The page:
The initial plan for the Church Road project was to integrate a traditional central plant heating technology within the development, however, an issue with insufficient space for the plant room was discovered in the pre-planning stage.
The issue could not be overcome by the rearranging of the design and alongside the limits to the available electrical supply and Galliard Homes safety policy, that prohibits installation of individual gas boilers within apartments, a challenge needed to be overcome with some clever specification and design.
EDC collaborated with GDHV, who have a longstanding relationship with Galliard Homes, and consulted with them regarding the benefits of the Zeroth Energy System.
The newly designed solution has a central energy loop and a water circuit operating at an ambient temperature of 25oC. The heat pumps, connected to a water cylinder in each apartment, are capable of providing hot water up to 60oC. A central heating plant maintain the overall operating temperature.
This methodology minimises the distribution losses and mitigates the overheating effect, resulting in high system efficiency. When used within SAP 2012, the system presents well and in conjunction with the installed air source heat pumps (ASHP) can offer efficiencies up to 300%. The significant contribution to carbon reduction target enabled easy compliances with the building regulations.
The Zeroth Energy System was designed and manufactured in cooperation with industry experts with a focus on performance, however, every aspect of the solution was addressed. The Church Road installation demonstrates how industry-driven innovation works in practice to deliver financial and practical benefits, along with improved energy efficiency.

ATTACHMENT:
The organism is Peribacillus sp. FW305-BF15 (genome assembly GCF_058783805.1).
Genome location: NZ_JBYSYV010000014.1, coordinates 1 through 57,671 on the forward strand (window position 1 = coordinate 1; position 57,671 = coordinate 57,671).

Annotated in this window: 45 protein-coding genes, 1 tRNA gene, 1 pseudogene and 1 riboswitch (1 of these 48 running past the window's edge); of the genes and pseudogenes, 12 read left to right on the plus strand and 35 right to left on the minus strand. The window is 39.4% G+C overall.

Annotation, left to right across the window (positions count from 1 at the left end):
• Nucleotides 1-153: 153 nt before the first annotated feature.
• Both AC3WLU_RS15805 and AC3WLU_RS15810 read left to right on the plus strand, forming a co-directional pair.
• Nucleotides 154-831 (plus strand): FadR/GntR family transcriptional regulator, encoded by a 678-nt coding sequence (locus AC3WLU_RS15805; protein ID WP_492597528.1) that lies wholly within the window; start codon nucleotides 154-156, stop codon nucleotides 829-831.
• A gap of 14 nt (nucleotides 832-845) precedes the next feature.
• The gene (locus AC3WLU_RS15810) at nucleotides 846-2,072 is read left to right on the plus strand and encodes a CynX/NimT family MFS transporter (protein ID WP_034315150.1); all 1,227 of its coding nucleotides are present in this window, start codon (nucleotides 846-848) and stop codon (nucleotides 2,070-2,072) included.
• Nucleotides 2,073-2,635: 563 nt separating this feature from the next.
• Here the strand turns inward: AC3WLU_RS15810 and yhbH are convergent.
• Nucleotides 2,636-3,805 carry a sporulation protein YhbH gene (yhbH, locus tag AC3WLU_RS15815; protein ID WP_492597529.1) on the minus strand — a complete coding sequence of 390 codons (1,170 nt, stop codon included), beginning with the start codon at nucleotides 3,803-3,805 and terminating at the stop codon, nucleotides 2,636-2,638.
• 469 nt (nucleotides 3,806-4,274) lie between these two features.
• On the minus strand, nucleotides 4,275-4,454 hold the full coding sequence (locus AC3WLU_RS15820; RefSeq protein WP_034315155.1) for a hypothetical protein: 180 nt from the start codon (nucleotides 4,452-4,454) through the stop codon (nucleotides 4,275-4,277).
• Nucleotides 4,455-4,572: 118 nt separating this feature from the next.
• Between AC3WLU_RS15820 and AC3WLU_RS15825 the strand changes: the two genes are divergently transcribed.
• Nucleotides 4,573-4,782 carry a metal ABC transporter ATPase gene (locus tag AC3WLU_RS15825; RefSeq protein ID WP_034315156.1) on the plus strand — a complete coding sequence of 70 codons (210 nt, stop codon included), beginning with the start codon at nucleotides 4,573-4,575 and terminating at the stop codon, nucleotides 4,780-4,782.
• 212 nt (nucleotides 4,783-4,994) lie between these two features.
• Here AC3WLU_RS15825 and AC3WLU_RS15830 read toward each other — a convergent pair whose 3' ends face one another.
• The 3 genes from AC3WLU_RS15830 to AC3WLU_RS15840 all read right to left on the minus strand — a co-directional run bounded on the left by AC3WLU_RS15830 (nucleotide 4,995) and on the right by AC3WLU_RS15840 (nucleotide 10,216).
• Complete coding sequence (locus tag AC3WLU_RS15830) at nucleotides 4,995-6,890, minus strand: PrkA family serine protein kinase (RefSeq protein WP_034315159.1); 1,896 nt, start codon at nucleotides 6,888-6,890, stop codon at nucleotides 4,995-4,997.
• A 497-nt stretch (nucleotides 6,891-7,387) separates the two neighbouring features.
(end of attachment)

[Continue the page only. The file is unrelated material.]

The initial issue with insufficient space for the plant room was resolved with a number of strategies. As a low-temperature network requires a smaller output compared with higher temperature alternatives, a reduction on central plant size was possible. The flexibility of the Zeroth Energy Systems offers easy integration with other low carbon technologies.
The Church Road development saw an installation of additional air source heat pumps (ASHP) on the roof. This reduced the plant size further still, saving on costs and allowing for better use of the newly available space. The water cylinder and heat pump installed in each apartment are sized to fit a standard utility cupboard whilst the pipework for the heating and hot water supply is hidden.
The hydronic delivery system of the Zeroth Energy System as a solution overall allows for flexible use of emitters, from underfloor to wet or smart radiators for heating and fan coils when using comfort cooling.
The design choice for Church Road included wet radiators with individual in-apartment control units which place the occupier in charge of their thermal comfort and energy bills.
The choice of system design, and the resulting extra usable space the systems can generate, gives architects more freedom to create a quality living space, offer valuable extra features in the buildings or provide extra dwellings where the need for housing is urgent.
The specified version of the Zeroth Energy System was delivered pre-plumbed and pre-wired, helping with the installation. A simpler and speedy installation presents valuable savings with time-on-site, increasing the financial viability of a development.